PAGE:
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Tips and Trends: Balancing the Question with the Exam
Just as a journey of a thousand miles begins with a single step, so every student confronts the USMLE* one question at a time. No matter how many questions comprise the exam as a whole, students never respond to the exam in its entirety, but to each individual question as it appears on the screen before them.
Peak performance on the USMLE depends on a delicate balancing act in which this focus on individual questions is tempered by an understanding of the mechanics of the exam as a whole. You respond to the exam at the question level, but the exam is scored on an aggregated level. Understanding how to make these individual responses result in the best overall performance is what test-taking strategies are all about.
Two of the most common emotional mistakes on the USMLE are the results of neglecting this delicate balance. On the micro-level, students getting too fixated on individual questions lose sight of the overall context of the exam. At the macro-level, students become overwhelmed by the exam as a whole and are distracted from the details of the question before them. The solution is to learn to focus on each question without getting bogged down and to keep the whole of the exam in mind without becoming dispirited by the task at hand.
1. Fixated on the Question
Your score depends on getting the questions right. However, any single question has relatively little impact on your final score. Your score depends not so much on what you do with a particular question, but on how you do on all of the questions that comprise the exam. Each question on the USMLE, whether short or long, easy or hard, has the same point value. This makes the math simple. Spending too much time on one question so that you do not have time for the other questions in the block can only hurt your score.
Remember that your score depends not on what you do with this question, but what you do throughout all the questions of the exam. Good exam strategy may require that you sacrifice working on a difficult question in order to preserve time for the questions that you have a better chance of getting right. In this sense, you are a chess player, giving up one piece to gain another, and sacrificing the individual question pawn to gain the larger objective of checkmating the exam.
The key to not getting bogged down on a particular question is to develop a sense of rhythm that will carry you through the exam. With practice, you will develop a sense of how much time you have to dedicate to individual questions. When that inner sense tells you that you are spending too long on a single question, listen to it and move on. Sometimes a question will stump you. When this happens, admit it, and move on to a fresh question to give yourself a fresh chance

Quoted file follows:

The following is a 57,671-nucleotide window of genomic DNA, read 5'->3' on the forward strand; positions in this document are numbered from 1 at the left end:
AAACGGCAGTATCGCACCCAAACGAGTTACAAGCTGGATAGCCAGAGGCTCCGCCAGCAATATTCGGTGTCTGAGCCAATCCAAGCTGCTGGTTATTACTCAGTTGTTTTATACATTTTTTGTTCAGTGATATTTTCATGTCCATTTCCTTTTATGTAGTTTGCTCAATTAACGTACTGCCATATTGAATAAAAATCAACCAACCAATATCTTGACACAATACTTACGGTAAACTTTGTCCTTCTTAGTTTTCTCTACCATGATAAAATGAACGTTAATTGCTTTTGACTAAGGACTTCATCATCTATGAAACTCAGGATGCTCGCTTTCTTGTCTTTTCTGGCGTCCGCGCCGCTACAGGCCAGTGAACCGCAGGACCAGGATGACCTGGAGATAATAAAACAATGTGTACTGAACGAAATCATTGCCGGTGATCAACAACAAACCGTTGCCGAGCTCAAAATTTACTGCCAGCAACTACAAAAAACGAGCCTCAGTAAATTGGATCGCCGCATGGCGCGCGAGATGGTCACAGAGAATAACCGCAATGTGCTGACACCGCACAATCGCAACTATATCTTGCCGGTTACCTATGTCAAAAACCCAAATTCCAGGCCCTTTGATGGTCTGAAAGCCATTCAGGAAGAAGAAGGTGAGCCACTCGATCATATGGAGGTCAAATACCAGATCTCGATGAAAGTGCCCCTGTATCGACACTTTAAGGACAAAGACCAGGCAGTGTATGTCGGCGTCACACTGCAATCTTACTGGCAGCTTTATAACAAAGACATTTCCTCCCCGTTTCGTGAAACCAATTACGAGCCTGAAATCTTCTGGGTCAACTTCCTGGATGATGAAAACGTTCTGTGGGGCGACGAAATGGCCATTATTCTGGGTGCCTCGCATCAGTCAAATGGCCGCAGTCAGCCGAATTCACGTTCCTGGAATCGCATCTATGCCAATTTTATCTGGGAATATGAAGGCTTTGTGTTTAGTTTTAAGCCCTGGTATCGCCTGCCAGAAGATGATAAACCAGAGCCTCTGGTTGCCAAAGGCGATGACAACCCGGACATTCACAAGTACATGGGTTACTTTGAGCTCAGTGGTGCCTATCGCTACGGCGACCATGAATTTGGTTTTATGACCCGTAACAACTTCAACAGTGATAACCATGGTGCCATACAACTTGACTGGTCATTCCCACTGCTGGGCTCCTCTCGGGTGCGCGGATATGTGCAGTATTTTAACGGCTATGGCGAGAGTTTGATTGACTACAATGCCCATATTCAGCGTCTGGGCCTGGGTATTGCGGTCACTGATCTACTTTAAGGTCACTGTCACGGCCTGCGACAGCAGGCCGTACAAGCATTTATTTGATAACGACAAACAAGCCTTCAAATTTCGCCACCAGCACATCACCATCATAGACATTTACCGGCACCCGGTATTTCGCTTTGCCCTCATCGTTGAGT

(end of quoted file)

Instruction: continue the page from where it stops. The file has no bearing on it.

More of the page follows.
2. Overwhelmed by the Exam
At the opposite end of the spectrum, thinking about the length of the testing day and the number of questions to be answered can convert the pile of questions that make up the exam into a seemingly insurmountable obstacle. Dealing with all of those questions over the course of such a long day is beyond most people's expertise and experience. The very thought of the task instills a sense of uncertainty and foreboding in many test-takers. Remember, though, that you can do nothing to impact or change the exam as a whole. You are not even allowed to see the exam as a whole, but only to access it one block at a time. Therefore, there is fortunately no need to deal with "the exam."
Thoughts about the exam as a whole give you no basis for action. The only medium you are given for your responses is the individual question. If you feel overwhelmed by the exam, the right solution is to simply forget about it. The exam is beyond your reach. Focus on where you can have an impact—on the particular question before you.
Although the exam may seem overwhelming, each individual question is not. Each question represents a pre-cut, bite-size morsel for you to chew on and answer. You eat a meal not by focusing on the size of the prepared dishes, but by taking one mouthful at a time. Step by step, each question you face and answer represents its own victory, and each victory moves you closer to the end of the day. Forget the exam. Focus on the question before you, where you can make a difference
A Question of Balance
Focusing on individual questions allows you to concentrate but can lead to an unhealthy obsession with details. Thinking about the exam as a whole provides you with the perspective to help you break this obsession, but can make the exam seem larger than life and overwhelming. To borrow from another context, "think globally, but act locally." Your best exam performance comes from dedicating yourself to answering each question as it comes, all the while never losing sight of the larger context the exam provides. Learning this balance—learning to walk the tightrope of the USMLE—is a key part of your practice and preparation. Don't neglect it.
thank u all for having patience to read through
i hope it ll help u all
By any chance is it come from kaplans website (I got the same text from them today) :?: :wink:
yup so did i.......
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